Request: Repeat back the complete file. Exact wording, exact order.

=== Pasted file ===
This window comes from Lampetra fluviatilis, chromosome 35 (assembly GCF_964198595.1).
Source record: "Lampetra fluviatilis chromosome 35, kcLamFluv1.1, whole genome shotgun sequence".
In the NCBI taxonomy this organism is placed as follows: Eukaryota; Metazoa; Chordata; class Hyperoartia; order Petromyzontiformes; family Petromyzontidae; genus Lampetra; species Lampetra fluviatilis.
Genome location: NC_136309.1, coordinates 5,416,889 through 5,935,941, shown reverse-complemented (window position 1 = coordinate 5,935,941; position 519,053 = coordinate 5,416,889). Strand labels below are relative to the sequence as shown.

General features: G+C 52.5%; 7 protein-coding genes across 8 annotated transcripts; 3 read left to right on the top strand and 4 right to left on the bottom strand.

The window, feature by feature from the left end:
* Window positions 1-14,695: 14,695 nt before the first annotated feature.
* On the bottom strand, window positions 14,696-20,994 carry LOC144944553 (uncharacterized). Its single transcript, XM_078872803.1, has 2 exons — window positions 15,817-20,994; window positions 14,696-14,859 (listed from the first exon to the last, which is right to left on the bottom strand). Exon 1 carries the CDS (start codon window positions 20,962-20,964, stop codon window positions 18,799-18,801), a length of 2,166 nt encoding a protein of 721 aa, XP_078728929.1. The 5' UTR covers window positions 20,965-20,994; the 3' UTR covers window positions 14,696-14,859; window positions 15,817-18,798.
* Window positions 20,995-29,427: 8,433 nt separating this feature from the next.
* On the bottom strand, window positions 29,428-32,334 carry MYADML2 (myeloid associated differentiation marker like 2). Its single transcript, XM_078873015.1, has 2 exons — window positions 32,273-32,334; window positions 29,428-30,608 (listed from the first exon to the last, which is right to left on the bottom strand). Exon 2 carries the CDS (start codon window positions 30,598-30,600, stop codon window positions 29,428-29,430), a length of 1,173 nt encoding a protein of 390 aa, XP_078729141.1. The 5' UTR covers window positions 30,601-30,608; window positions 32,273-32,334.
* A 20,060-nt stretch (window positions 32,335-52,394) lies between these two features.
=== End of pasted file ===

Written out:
This window comes from Lampetra fluviatilis, chromosome 35 (assembly GCF_964198595.1).
Source record: "Lampetra fluviatilis chromosome 35, kcLamFluv1.1, whole genome shotgun sequence".
In the NCBI taxonomy this organism is placed as follows: Eukaryota; Metazoa; Chordata; class Hyperoartia; order Petromyzontiformes; family Petromyzontidae; genus Lampetra; species Lampetra fluviatilis.
Genome location: NC_136309.1, coordinates 5,416,889 through 5,935,941, shown reverse-complemented (window position 1 = coordinate 5,935,941; position 519,053 = coordinate 5,416,889). Strand labels below are relative to the sequence as shown.

General features: G+C 52.5%; 7 protein-coding genes across 8 annotated transcripts; 3 read left to right on the top strand and 4 right to left on the bottom strand.

The window, feature by feature from the left end:
* Window positions 1-14,695: 14,695 nt before the first annotated feature.
* On the bottom strand, window positions 14,696-20,994 carry LOC144944553 (uncharacterized). Its single transcript, XM_078872803.1, has 2 exons — window positions 15,817-20,994; window positions 14,696-14,859 (listed from the first exon to the last, which is right to left on the bottom strand). Exon 1 carries the CDS (start codon window positions 20,962-20,964, stop codon window positions 18,799-18,801), a length of 2,166 nt encoding a protein of 721 aa, XP_078728929.1. The 5' UTR covers window positions 20,965-20,994; the 3' UTR covers window positions 14,696-14,859; window positions 15,817-18,798.
* Window positions 20,995-29,427: 8,433 nt separating this feature from the next.
* On the bottom strand, window positions 29,428-32,334 carry MYADML2 (myeloid associated differentiation marker like 2). Its single transcript, XM_078873015.1, has 2 exons — window positions 32,273-32,334; window positions 29,428-30,608 (listed from the first exon to the last, which is right to left on the bottom strand). Exon 2 carries the CDS (start codon window positions 30,598-30,600, stop codon window positions 29,428-29,430), a length of 1,173 nt encoding a protein of 390 aa, XP_078729141.1. The 5' UTR covers window positions 30,601-30,608; window positions 32,273-32,334.
* A 20,060-nt stretch (window positions 32,335-52,394) lies between these two features.